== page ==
On July 7 the Pugwash Conference on Science and World Affairs will be 30 years old. Most international institutions serve their original purpose well for 10-15 years and then decline, but continue to linger on. The more successful the institution, the longer it lingers, perhaps in the hopes that its past successes will be repeated. Pugwash seems to be a case in point. It has already begun to fade away, leaving its goal of complete nuclear disarmament still totally unfulfilled.

During its lifetime Pugwash has held 36 large conferences—in capitalist, communist and Third World countries—and a number of smaller, specialized symposia. The next conference will be held this August in Austria. Early conferences discussed the consequences of nuclear, chemical and biological warfare, and disarmament and world security; recently, development issues have been added. The participants in the early years were mainly natural scientists, but later social scientists were encouraged to...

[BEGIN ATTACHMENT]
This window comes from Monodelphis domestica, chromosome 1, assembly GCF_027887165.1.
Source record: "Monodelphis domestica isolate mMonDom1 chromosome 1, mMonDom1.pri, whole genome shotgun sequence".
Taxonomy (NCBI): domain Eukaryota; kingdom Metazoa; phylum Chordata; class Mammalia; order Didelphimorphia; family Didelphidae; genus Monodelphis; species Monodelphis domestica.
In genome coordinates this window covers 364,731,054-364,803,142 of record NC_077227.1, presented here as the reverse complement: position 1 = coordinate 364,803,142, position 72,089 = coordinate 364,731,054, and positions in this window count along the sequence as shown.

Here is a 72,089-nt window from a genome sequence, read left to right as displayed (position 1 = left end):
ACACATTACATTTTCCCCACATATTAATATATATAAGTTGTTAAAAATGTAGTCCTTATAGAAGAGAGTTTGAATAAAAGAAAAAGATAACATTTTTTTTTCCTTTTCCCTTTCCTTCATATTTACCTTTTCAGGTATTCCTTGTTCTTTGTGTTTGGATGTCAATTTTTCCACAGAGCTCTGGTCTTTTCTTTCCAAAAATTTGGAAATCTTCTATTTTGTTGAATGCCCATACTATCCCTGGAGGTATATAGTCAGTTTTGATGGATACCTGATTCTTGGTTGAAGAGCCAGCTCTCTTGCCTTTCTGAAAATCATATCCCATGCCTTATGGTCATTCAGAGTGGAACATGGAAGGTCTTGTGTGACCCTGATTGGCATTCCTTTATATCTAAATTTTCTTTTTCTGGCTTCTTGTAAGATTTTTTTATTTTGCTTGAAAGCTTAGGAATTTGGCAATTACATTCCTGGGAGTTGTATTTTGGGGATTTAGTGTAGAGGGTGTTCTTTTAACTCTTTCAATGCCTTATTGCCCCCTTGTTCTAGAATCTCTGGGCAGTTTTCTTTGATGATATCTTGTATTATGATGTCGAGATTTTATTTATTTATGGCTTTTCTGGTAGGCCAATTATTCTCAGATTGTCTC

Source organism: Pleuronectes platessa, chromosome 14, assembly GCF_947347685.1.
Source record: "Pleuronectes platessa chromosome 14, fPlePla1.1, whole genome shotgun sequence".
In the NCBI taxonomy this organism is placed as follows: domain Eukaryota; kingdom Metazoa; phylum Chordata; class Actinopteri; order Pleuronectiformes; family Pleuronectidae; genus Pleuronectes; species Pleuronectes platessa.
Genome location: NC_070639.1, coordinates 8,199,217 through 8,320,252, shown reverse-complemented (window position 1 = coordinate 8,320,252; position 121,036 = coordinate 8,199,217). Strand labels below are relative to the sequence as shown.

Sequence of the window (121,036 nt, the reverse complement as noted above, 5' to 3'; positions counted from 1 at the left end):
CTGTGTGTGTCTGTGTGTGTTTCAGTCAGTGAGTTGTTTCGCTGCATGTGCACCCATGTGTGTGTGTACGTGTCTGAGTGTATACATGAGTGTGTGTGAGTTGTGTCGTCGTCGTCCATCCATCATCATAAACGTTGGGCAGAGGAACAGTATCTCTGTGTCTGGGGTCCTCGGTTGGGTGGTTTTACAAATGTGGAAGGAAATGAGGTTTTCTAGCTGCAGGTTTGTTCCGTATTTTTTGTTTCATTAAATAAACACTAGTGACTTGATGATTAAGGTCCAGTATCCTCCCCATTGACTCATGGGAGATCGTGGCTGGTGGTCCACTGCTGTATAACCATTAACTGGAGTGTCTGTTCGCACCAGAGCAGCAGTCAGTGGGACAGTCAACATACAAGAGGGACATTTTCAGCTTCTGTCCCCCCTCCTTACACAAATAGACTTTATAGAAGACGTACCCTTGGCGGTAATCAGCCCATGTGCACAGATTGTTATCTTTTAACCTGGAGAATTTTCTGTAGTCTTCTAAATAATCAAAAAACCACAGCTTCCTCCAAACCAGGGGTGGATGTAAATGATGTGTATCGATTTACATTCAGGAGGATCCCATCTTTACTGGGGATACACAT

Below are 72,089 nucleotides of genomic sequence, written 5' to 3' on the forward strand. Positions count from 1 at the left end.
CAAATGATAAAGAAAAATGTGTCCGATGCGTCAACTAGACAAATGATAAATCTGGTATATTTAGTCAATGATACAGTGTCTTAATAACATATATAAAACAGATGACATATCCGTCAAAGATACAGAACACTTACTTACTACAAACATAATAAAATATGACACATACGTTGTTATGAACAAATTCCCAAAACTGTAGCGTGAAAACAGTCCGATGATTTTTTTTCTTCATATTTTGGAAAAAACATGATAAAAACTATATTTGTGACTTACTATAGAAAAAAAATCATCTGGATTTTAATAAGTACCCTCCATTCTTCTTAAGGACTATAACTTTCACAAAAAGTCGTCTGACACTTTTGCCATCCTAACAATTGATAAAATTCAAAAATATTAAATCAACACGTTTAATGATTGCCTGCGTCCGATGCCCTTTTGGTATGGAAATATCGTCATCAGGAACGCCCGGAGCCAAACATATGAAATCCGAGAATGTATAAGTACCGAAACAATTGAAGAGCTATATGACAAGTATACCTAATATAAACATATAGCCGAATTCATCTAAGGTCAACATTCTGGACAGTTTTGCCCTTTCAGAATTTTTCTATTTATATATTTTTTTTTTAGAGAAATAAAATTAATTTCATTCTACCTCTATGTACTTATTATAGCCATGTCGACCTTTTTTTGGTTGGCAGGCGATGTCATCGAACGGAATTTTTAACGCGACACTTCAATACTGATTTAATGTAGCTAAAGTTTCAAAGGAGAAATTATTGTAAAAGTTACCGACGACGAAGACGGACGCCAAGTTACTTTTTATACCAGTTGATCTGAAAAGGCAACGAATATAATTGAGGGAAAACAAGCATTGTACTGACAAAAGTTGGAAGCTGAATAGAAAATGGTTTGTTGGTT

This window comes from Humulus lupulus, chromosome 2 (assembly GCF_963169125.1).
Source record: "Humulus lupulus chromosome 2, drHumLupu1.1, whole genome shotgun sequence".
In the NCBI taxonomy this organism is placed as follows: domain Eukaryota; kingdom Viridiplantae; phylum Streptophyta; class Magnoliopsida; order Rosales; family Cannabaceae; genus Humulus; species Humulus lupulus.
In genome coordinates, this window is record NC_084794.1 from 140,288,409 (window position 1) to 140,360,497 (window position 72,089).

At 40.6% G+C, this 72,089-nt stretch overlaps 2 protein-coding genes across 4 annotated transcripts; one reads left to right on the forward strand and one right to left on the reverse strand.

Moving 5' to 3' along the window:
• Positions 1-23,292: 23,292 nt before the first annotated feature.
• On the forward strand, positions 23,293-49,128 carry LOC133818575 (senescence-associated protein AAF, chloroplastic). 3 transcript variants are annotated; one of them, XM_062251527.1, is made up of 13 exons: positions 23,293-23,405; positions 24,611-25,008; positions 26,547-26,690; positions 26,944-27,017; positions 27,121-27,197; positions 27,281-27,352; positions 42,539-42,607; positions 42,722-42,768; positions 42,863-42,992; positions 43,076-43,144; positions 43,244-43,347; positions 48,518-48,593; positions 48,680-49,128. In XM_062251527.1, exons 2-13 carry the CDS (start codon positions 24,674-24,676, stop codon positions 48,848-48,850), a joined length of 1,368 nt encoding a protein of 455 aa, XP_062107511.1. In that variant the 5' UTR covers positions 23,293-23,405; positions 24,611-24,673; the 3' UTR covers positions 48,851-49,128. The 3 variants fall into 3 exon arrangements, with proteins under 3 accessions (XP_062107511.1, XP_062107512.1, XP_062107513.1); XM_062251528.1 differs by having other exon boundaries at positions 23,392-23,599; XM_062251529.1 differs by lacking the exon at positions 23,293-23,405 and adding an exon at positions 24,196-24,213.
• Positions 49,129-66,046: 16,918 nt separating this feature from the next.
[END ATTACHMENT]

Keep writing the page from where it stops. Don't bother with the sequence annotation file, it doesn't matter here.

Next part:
Interested in reading more?

Become a Member of

Receive full access to digital editions of The Scientist, as well as TS Digest, feature stories, more than 35 years of archives, and much more!
Already a member?